Related Post: last week's review was of the identification guide, Birdsong.

If you're looking for guidance on how to make your garden more attractive to birds, you may also like to read my review of The Birdwatcher's Garden.

12 comments:

  1. Our birds' favourites (especially the goldfinches) is sunflower hearts followed by Golden Chorus from Haiths I quote "aromatic blend of rowan and juniper berries with a crumbly moist softfood, which is just full of 100% edible (no-mess left) goodness!" Even hedgehogs love it.

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  2. Hi Sue - yes, ours really like the sunflower hearts too. However, I've found it's good to have a less popular mix on offer as well because I don't always get around to top up the feeders in time. I'm working on the philosophy that at least there's something on offer at all times :)

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  3. Hi Michelle, I've found exactly the same. Peanuts and sunflower seeds are the most popular at the moment, but I have chaffinches, blackbirds, pigeons and squirrels scooping up any seeds that great tits and robins eject onto the ground. Sue's Golden Chorus suggestion looks great -just wish I had a hedgehog in my garden too!

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  4. I'm sticking to sunflower seeds & peanuts after my current batch of seeds run out. I find the niger seeds far to messy so wont be using in the future. Apart from the fat balls & apples & pears that we put out for the blackbirds, thrushes.

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  5. As being completely new to feeding birds I find this very interesting, I will have to try out different types of seeds and see what the birds in my garden prefer, when they arrive - they haven't discovered my feeder yet!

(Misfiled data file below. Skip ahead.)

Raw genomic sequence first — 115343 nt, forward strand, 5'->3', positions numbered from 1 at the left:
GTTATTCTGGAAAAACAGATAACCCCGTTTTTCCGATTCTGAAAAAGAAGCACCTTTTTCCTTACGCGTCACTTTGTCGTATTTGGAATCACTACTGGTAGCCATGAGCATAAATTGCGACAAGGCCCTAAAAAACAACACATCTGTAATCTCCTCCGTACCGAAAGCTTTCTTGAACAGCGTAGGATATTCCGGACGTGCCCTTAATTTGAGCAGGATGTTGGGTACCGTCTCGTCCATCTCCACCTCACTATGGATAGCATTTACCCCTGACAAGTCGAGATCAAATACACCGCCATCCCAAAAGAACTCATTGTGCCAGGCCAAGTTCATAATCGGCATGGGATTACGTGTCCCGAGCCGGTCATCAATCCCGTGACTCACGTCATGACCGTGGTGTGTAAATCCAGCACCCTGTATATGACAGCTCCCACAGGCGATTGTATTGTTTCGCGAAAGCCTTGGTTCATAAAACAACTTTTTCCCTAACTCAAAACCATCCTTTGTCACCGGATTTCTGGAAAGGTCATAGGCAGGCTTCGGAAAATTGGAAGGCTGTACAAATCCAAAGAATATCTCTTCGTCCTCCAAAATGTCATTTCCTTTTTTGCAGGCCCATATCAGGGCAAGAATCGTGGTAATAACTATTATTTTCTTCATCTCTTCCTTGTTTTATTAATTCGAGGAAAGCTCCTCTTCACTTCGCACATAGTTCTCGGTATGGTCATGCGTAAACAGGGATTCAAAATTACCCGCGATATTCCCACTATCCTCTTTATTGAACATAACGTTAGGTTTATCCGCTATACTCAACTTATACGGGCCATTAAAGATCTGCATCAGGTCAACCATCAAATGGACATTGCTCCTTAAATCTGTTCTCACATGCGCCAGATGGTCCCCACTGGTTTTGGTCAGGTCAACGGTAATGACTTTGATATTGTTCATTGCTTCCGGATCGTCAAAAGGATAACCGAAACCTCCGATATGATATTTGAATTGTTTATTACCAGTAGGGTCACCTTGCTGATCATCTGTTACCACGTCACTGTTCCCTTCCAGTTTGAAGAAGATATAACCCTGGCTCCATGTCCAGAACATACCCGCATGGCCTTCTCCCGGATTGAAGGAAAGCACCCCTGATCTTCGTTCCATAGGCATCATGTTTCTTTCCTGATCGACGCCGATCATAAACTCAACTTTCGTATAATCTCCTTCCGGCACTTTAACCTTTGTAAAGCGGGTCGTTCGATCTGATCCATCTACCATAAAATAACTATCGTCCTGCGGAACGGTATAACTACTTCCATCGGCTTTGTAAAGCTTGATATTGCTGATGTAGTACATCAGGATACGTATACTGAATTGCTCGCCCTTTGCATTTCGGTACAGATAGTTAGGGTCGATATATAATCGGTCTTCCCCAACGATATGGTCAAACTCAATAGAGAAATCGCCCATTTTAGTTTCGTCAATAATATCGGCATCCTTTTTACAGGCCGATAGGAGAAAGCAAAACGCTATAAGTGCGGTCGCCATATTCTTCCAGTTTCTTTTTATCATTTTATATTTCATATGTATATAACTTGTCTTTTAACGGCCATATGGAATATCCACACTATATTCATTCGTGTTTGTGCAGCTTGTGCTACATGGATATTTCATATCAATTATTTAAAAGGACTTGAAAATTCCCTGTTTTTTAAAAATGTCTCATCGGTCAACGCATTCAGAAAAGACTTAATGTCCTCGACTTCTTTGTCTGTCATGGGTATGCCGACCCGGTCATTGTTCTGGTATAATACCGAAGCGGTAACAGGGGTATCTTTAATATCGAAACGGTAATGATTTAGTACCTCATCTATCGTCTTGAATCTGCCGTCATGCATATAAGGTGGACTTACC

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  6. Hello!! Oddly enough we bought a new bird feeder from the RSPB shop at Leighton Moss over Christmas and not one peanut has been touched?? I think my garden birds have migrated! I love your post, it's very original and useful. I hope my birds come back so I can join the garden watch too!!!!

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  7. Same story on the mixed seeds v sunflower hearts here. Notcutts offered me this seed too but I had already accepted the RSPB seed so declined. Good to see you trying it. I agree mixed seeds are pretty much alike, on saying that I did genuinely find my trial seed to be my fav so far.

    I find I only ever look to mixed seed during the cold of winter when my garden gets invaded with large (50+) flocks of finches and other winter species pop in. I agree on using less popular seed for when the sunflower hearts go down too quickly too – it can be an expensive business feeding birds! On saying that, I get a lot of pleasure seeing my winter visitors :-D